Carbon monoxide (CO) and carbon dioxide (CO2) are often mistaken for one another. Both gases are odourless and colorless and target the cardiovascular system. Both gases can enter the body through inhalation, skin and / or eye. Similar symptoms that both gases have in common are headaches, dizziness, seizures, and hallucination.
Most people have a hard time determining the difference and do not realize that vehicle exhaust emits both CO and CO2. In an indoor environment, this build-up of gas can be hazardous to the health and safety of the individual exposed to it.
CO has been referred to as the “Silent Killer” (The Dangers of Carbon Monoxide). Once CO is inhaled, oxygen levels are displaced in the blood causing vital organs to starve. Therefore, causing people to suffocate and lose consciousness.
CO2, on the other hand, is referred to as “hypercarbia or hypercapnia” (Carbon Dioxide Poisoning). Since our blood expels CO2, inhaling more CO2 would cause the inability for the body to expel the gas.
Additional differences in CO and CO2 are addressed in the table below:
Doesn’t occur naturally in the atmosphere
Result of oxygen starved combustion in improperly ventilated fuel-burned equipment
Generated by any gasoline engine WITHOUT a catalytic converter
Common type of fatal poisoning
Symptoms: confusion, nausea, lassitude, syncope, cyanosis, chest pain, abdominal pain
Target organ: lungs, blood, central nervous system
Based on the Occupational Safety & Health Administration (OSHA) standards, the permissible exposure limit (PEL) is 50 parts per million (ppm).
Occurs naturally in the atmosphere
Natural by product of human and animal respiration, fermentation, chemical reactions, and combustion fossil fuels/woods
Generated by any gasoline engine WITH a catalytic converter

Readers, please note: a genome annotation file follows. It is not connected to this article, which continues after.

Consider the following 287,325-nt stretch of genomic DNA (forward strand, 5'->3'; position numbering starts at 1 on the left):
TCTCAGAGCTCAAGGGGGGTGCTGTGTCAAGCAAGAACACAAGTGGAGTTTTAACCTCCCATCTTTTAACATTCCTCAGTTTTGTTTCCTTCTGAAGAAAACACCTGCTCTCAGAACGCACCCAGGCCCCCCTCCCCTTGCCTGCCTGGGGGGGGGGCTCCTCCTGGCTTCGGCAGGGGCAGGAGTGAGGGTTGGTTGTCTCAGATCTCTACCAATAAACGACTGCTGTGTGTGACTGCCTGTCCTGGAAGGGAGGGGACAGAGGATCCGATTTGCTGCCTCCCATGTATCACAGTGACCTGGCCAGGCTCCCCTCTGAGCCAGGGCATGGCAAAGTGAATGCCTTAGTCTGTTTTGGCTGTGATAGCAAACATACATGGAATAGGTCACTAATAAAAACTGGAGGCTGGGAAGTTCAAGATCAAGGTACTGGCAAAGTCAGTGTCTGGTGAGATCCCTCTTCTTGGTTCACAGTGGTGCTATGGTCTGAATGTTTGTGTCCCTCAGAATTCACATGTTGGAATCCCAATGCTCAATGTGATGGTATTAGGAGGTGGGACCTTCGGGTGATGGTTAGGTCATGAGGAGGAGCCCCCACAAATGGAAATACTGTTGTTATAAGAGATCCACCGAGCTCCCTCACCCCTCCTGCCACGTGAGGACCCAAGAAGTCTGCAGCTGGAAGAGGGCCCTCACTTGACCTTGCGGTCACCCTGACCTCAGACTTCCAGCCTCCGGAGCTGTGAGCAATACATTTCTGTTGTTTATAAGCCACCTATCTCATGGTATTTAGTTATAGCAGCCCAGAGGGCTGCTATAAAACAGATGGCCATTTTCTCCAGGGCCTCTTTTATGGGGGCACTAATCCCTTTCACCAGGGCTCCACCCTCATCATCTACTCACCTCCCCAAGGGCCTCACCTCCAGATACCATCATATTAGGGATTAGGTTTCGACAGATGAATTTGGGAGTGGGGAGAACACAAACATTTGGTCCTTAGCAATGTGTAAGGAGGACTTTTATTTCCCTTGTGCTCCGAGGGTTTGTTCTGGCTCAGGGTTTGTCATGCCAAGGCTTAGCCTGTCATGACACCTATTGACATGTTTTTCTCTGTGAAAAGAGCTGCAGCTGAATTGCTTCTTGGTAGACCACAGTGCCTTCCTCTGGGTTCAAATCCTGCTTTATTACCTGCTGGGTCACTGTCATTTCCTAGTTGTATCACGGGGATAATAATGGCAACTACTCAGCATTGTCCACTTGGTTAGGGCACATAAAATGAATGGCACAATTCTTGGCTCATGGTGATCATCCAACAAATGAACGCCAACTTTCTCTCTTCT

Poisoning is rare
Symptoms: dyspnea, sweating, increased heart rate, frostbite, convulsion, panic, memory problems
Target organ: respiratory system
Based on the OSHA standards, the PEL is 5,000 ppm.
Based on the NIOSH standards, the REL is 5,000 ppm
NOTE: Sources for the table above are referenced from Buzzle.com, CO2Meter.com and NIOSH Pocket Guide to Chemical Hazards.
Since it is extremely difficult to detect CO and CO2 gases based on the symptoms alone, installing a gas detector is suggested. There are a large range of detectors available on the market; therefore, choosing the right one that suites your need is ideal. Choose a gas detector from a manufacturer that is reputable and has their products tested by certain standards such as the Canadian Standards Association (CSA), Underwriters Laboratories (UL), etc.
For suggestions on a fixed gas detection system, please visit www.critical-environment.com.
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Bose, Debopriya. “Carbon Monoxide Poisoning: Causes, Symptoms and Treatment.” Buzzle.com. 2011. Web. 31 May 2012. .
“CO and CO2 – What’s the difference?” CO2Meter.com. 27 August 2009. Web. 31 May 2012. .
“Dangers of CO2: What You Need to Know.” CO2Meter.com. 25 October 2011. Web. 31 May 2012. .
“The Danger of Carbon Monoxide.” Silent Shadow: Silent Killer. 2004. Web. 31 May 2012. .
“Exposure to CO2 Leads to Fear of Suffocation.” CO2Meter.com. 12 January 2010. Web. 31 May 2012. .
“NIOSH Pocket Guide to Chemical Hazards.” Centers for Disease Control and Prevention. 04 April 2011. Web. 01 June 2012. .